Biblical Texts

Biblical Texts

C. S. Lewis once described himself as a dinosaur because of his interest in ancient Greek language and mythology. Perhaps I belong to the same breed, but my interest lies more in the biblical texts, the issues they raise, how we might read them today, and how they might speak into our personal lives and inform our Christian engagement with the church and world around us.

For an overview of the texts I have covered extensively in my teaching, and the issues I have been exploring, please see the list below.

And do please get in touch, if you would like to explore the possibility of me speaking speaking at your church about any of these texts and themes.

Genesis 1-3
  • Reading the creation stories against their ancient Near Eastern background
  • Images of God and creation in Genesis 1-2
  • Feminist-critical interpretation of Genesis 2-3
  • Reading the book of Exodus
  • Bondage in Egypt (Exod. 1-2)
  • The call of Moses – and the identity of Yahweh (Exod. 3-4)
  • Reading the ‘plagues’ (Exod. 7-11)
  • Decolonising Exodus
  • The passover and the exodus (Exod. 12-13)
  • Food in the wilderness (Exod. 16)
  • God’s appearance at Sinai and the Ten Commandments (Exod. 19-20)
  • Story and law
  • The golden calf (Exod. 32)
  • Reading Ruth from different perspectives, including that of survivors of abuse
  • Reading the book of Job
  • How to read Hebrew poetry
  • Wisdom in the ancient world
  • Job’s debate with his ‘friends’ (Job 3-31)
  • In the commentator’s study: case studies from Job 18
  • Yahweh’s response out of the whirlwind (Job 38-41)
  • The message and theology of Job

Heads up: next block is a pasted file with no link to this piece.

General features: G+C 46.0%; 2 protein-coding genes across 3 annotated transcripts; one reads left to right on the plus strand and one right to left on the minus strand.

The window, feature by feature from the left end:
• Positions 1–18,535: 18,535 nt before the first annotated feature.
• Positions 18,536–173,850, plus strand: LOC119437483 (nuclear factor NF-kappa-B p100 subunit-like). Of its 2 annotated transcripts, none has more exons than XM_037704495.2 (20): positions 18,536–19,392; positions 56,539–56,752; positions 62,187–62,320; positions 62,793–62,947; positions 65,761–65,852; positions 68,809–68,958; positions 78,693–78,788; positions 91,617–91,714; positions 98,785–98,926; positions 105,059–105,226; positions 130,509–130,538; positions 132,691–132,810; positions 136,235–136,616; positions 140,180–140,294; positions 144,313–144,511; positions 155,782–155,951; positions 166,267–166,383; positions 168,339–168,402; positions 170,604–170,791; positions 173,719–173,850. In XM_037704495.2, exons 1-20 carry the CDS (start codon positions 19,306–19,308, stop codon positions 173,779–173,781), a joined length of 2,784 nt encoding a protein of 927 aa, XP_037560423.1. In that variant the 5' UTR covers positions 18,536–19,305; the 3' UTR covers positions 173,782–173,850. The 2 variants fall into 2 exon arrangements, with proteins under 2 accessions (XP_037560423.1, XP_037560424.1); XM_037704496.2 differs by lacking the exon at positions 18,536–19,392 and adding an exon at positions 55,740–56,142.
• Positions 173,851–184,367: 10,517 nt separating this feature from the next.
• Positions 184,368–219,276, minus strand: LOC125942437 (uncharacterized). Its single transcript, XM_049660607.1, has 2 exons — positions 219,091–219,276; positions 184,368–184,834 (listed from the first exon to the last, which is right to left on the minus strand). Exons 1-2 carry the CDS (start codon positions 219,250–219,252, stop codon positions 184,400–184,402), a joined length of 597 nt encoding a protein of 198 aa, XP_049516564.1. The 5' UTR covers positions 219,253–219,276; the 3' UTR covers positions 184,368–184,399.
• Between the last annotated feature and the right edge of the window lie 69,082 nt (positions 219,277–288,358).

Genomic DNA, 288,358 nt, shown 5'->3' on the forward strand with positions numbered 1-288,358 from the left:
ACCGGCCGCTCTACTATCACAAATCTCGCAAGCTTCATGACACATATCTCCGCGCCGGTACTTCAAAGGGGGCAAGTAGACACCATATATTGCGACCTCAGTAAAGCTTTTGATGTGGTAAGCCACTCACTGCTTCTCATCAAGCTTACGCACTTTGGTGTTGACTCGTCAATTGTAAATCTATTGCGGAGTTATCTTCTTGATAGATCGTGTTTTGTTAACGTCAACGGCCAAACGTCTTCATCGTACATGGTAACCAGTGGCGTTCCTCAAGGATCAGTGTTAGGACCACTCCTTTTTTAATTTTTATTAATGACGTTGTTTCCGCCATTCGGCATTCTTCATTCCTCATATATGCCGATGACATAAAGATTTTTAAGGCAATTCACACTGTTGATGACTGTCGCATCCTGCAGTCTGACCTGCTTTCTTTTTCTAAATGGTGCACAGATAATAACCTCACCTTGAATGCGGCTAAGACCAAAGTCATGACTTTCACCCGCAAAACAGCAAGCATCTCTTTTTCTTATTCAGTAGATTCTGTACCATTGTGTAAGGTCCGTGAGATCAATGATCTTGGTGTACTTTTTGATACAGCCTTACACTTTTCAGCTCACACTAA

• Prayer and song: a poetic theology
  • Reading the psalms and the psalter
  • Lament, thanksgiving …: the Psalms and literary form
  • The Lord reigns: the Psalms and worship
  • Reading and using the curse psalms
  • Reading, singing and praying the law: thoughts on Psalm 101
Song of Songs
  • Reading the Song of Songs
  • The rhetoric of body, desire and consummation
  • The Song of Songs, the body, sexuality, and spirituality
  • Praying the Song of Songs
  • The prophet and his book
  • Amos’s ‘oracles’ against foreign nations (Amos 1-2)
  • How to read prophetic discourse (Amos 3; 5:1-17)
  • Amos’s theology
  • How to preach on a prophetic text (Amos 5:18-27)
  • Reading Amos as a book
  • Jonah’s readers: perspectives on interpretation
  • Jonah’s world: historical, and social science perspectives
  • Jonah’s art and reception: the poetics of a biblical narrative
  • Jonah’s rhetoric and allusiveness: composition, persuasion, and intertextuality
  • Jonah’s depths: psychological readings
  • Jonah’s challenge: contextual, liberationist, and postcolonial interpretation
  • Jonah’s ‘otherkind’: ecological readings
  • Mark’s readers: reader-response criticism and the making of meaning
  • Mark’s women: feminist readings of the gospel
  • Mark as manifesto: socio-literary exegesis and political hermeneutics
  • The Gospel of Luke: author, readers, book
  • Power, conflict, and discipleship in Luke
  • Gospel, liberation, and jubilee in Luke
  • God and God’s people as guests and hosts in Luke
  • How to read the book of Revelation
  • Revelation, violence, and empire

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